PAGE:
Fauth sat for the interview in late November.
Stock Market Proving insider trading ‘gets sticky’
In the face of the Justice Department investigation, Burr said he based his trading on publicly available information about the emerging coronavirus, such as news reports from CNBC.
His case underscores how investigators can struggle to decipher when information — from a briefing or other closed-door setting — reaches the point of providing a degree of material, nonpublic detail that could lead to insider trading.
“Where it gets sticky is when the member of Congress has additional information that is not known to the public, that is more specific, and that a reasonable investor would want to know. And what the Burr case illustrates is the difficulty for the government of distinguishing between information that is, in some respects, public and, in other respects, not,” said Daniel Hawke, a partner at the law firm Arnold & Porter and former chief of the SEC’s market-abuse unit.
Hawke noted that the political sphere also features a wider exchange of information that would make it difficult for the SEC or another law-enforcement agency to draw a connection between a lawmaker’s stock trade and inside information.
For the SEC, it’s not as simple as monitoring the trading around the time of a business move such as a merger or acquisition.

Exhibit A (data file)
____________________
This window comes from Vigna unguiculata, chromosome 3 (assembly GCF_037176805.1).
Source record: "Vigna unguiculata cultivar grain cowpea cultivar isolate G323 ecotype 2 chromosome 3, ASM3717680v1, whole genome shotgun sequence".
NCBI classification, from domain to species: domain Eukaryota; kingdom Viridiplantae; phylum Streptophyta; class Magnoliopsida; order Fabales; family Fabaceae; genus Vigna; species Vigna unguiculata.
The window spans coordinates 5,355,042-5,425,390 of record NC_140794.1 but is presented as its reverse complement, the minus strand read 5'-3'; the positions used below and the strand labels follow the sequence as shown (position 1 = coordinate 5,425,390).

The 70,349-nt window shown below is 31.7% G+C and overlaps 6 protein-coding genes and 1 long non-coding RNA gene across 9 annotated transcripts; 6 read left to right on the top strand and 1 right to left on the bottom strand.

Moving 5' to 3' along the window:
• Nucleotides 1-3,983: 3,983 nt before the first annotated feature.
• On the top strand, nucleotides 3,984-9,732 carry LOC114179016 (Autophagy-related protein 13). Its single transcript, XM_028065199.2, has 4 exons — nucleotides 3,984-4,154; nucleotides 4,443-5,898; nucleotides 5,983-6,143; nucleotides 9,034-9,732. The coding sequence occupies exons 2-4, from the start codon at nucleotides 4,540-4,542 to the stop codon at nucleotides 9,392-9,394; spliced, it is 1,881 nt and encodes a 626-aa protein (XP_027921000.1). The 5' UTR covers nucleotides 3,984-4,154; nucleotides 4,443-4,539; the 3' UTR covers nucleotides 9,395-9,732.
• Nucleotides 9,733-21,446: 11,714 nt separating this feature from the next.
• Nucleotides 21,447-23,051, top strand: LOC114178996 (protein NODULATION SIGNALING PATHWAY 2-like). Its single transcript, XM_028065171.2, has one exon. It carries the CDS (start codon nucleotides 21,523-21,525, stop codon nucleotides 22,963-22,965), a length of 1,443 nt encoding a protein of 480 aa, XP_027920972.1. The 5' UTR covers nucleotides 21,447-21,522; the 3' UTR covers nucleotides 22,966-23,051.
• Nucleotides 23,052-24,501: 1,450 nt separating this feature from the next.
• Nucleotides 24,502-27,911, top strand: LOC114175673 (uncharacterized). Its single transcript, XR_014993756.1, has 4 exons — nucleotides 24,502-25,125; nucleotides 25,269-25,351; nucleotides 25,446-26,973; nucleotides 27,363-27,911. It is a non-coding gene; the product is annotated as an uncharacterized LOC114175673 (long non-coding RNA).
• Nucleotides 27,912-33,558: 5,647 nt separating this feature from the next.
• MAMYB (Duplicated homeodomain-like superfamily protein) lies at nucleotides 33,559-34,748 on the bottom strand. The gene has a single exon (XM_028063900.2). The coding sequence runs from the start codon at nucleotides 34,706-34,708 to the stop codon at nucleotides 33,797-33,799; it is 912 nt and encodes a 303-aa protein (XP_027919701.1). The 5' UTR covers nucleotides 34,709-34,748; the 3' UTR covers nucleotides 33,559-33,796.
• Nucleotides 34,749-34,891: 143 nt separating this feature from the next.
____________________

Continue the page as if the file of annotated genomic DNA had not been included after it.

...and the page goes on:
Unlike an M&A context, “where maybe only a handful of people working on a deal actually know what’s going on, one of the challenges on the Hill is that it’s an information exchange,” Hawke said. “Information is being received and disseminated constantly. Figuring out how to surveil that, how to determine what information is significant and what information isn’t — that’s very difficult and time-consuming, and takes a lot of manual effort.”
Stock Market The STOCK Act only goes so far
While independent, the SEC also faces a real political dilemma when investigating a member of Congress.
In 2019, former Rep. Chris Collins, a Republican from New York, pleaded guilty to insider trading and reached a settlement with the SEC resolving charges that he tipped his son off to negative trial results for a pharmaceutical drug. A federal judge later sentenced Collins to more than two years in prison, but then-President Donald Trump pardoned him in December 2020.
Real Life. Real News. Real Action
Zillion Things Mobile!Read More-Visit US
The STOCK Act didn’t come into play in Collins’ case because he learned of the negative trial results in his capacity as a member of the drug company’s board, not as a member of Congress.
The House and Senate have oversight powers over the agency and regularly summon the SEC leadership to appear at committee hearings. SEC Chair Gary Gensler testified before the House Committee on Financial Services in October.
The SEC also relies on congressionally authorized funds for its annual budget, meaning that any investigation into a lawmaker is inherently an inquiry into the commission’s appropriators.
For government-ethics advocates, that state of affairs has revealed how Congress failed — perhaps by its own choosing — to set up a robust enforcement regime for the STOCK Act.
The answer, advocates said, is to prohibit lawmakers from trading stocks while serving in Congress.
“That’s the serious way to do this,” said Meredith McGehee, a government ethics expert who lobbied on the STOCK Act.
“Everything else is a Band-Aid.”
Subscribe to the newsletter news
We hate SPAM and promise to keep your email address safe